IDEA Limited Company (a subsidiary of Pou Chen Group) singed a contract to rent land in Tan Tao Industrial Zone (IZ) and they are waiting for the investment certificate to invest and build a footwear factory in this IZ in Ho Chi Minh City.
|Pou Chen Group subsidiary IDEA Ltd., Co. signed the contract for the first phase of a footwear factory in Tan Tao Inustrial Zone
On April 28, 2017, IDEA Limited Company signed a contract to rent about 20 hectares of land in Tan Tao IZ with an estimated lease fee of about VND500 billion ($20 million). The land plot will house a footwear plant. The project may be divided into several phases, but in the first phase, IDEA will lease 6.5ha only.
According to a source of VIR, the investor of this footwear factory project is actively finishing the necessary procedures, and if all goes well, the project is expected to receive the investment certificate soon.
“With the aim of stable manufacturing and sustainable development, we hope to create new footwear chain as well as enhance product quality. Thus, to reach this aim, we decided to build a new plant in Tan Tan IZ,” Yeo Cheng Wu, representative of Pou Chen Group, said.
Pou Chen Group is a footwear manufacturing giant also responsible for the original equipment manufacturing (OEM) and original design manufacturing (ODM) for numerous famous footwear brands in the world, such as Nike, Adidas, Asics, and New Balance.
Pou Chen Group entered Vietnam in 1994 with the first plant located in the southern province of Dong Nai. By the end of 2016, Pou Chen Group had seven sizable plants located in five cities and provinces in Vietnam, including Ho Chi Minh City, Dong Nai, Tien Giang, Tay Ninh, and Long An. Its total investment in Vietnam has reached more than $1 billion and it has created jobs for more than 200,000 Vietnamese people.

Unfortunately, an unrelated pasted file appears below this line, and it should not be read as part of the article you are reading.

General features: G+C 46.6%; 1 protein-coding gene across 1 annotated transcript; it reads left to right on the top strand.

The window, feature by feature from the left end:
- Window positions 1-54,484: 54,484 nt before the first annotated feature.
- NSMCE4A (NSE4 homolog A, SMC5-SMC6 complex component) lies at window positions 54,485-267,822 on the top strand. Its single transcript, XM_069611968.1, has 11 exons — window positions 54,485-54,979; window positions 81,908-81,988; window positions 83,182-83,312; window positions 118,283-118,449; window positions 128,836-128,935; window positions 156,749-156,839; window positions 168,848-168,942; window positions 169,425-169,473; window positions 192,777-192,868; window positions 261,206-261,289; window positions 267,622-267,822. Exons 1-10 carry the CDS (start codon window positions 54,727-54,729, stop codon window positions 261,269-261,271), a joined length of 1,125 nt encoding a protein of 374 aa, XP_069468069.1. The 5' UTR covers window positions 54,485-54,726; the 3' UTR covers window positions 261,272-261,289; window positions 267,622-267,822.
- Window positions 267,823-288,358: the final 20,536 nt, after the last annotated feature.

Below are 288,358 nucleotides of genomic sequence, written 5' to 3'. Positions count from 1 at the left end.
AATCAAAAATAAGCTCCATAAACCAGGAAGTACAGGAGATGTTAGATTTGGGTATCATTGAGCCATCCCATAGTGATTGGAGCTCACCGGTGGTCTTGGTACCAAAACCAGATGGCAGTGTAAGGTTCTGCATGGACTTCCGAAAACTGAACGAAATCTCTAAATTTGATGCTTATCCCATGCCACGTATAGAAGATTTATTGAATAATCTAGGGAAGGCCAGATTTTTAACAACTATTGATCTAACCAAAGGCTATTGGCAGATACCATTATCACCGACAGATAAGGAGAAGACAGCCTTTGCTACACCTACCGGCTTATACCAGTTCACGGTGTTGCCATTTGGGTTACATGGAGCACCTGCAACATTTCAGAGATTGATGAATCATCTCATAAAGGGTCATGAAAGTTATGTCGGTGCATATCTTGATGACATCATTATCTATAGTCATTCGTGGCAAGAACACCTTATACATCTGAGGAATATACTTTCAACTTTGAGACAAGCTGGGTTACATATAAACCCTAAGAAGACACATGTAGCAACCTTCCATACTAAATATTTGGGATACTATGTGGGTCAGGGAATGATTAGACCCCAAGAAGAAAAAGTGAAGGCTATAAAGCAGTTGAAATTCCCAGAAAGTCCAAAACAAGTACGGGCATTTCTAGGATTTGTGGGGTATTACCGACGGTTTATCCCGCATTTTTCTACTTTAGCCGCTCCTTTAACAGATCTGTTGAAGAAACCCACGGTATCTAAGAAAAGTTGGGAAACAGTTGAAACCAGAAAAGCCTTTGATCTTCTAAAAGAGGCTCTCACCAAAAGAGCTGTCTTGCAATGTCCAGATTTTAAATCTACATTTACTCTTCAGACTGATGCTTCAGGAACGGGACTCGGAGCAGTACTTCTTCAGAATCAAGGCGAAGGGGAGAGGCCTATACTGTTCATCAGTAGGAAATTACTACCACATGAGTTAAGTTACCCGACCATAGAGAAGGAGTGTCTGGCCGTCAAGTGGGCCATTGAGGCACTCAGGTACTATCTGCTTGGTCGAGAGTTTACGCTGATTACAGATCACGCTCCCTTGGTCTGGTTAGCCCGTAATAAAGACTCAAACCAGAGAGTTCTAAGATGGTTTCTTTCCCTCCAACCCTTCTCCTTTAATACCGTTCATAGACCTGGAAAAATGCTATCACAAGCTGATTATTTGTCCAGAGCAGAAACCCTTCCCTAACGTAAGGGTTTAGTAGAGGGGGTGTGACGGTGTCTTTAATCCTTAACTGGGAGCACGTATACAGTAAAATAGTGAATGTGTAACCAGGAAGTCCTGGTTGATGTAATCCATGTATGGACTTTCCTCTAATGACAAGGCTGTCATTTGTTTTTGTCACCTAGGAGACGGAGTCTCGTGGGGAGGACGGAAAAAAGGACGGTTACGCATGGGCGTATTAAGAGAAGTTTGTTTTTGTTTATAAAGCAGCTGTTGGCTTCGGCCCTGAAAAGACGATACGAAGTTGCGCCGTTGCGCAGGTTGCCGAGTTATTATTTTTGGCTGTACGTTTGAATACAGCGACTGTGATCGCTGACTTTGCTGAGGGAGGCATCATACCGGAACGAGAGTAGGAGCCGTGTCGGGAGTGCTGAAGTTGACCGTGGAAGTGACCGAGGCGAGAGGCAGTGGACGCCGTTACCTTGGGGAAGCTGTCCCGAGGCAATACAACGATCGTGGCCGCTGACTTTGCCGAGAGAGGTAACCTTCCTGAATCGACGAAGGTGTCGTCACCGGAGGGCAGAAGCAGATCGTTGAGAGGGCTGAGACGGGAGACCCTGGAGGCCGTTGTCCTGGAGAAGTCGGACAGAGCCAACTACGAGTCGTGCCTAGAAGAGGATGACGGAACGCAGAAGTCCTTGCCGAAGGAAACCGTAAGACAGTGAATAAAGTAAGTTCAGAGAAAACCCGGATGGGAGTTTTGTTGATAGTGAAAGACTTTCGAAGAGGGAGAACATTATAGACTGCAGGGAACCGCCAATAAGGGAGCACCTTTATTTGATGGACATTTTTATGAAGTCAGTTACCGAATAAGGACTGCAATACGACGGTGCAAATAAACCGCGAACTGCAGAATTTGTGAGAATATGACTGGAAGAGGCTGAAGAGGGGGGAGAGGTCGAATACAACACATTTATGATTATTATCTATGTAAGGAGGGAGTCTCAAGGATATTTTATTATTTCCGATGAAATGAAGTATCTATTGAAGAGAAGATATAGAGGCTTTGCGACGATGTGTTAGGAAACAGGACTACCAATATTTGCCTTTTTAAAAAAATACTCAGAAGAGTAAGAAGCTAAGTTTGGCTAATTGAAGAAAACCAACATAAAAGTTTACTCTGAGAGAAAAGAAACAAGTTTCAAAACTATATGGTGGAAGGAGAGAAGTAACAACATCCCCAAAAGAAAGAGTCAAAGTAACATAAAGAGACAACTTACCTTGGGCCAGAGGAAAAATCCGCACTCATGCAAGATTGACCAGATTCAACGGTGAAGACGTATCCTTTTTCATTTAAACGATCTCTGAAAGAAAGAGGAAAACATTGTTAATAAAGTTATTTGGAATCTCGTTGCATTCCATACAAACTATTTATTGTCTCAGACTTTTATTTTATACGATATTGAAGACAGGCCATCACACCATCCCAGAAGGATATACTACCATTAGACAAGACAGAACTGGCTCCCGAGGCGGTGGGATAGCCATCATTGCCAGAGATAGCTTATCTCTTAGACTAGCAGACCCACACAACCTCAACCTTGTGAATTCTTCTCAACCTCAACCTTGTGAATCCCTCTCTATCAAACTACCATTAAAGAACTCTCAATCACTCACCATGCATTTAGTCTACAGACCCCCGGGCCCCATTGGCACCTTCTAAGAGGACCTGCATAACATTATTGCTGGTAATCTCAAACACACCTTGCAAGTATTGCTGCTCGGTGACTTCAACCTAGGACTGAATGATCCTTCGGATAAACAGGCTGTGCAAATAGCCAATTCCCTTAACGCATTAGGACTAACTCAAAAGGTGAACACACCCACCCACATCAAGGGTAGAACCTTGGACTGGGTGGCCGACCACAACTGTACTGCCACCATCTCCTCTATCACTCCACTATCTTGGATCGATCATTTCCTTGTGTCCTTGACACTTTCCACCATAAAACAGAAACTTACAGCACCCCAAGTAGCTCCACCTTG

However, in recent years, Pou Chen’s Vietnamese workers have gone on strike several times. In particular, on February 27, 2016, about 17,000 workers in Pou Chen’s footwear factory in Dong Nai went on strike to protest a new rule they deemed unfair and unreasonable.
Strikers said the company was bleeding them dry with the new regulation, which punishes workers who take off four days or more a year by withholding their year-end bonuses, according to a report by Lao Dong newspaper.
After three days of strike, leaders of Pou Chen’s factory in Dong Nai rescinded the new regulation and agreed to pay the strikers’ salary for the three days to call them back to work.
Previously, in March 2015, about 90,000 of Pou Chen’ workers in Ho Chi Minh City have gone on strike to oppose a new regulation under which they would not be allowed to take a lump-sum social insurance allowance after resigning from the company.
Similarly, in 2011 and 2010, there were also strikes in different cities and provinces of Vietnam due to numerous conflicts between workers and Pou Chen, involving the benefits of both parties.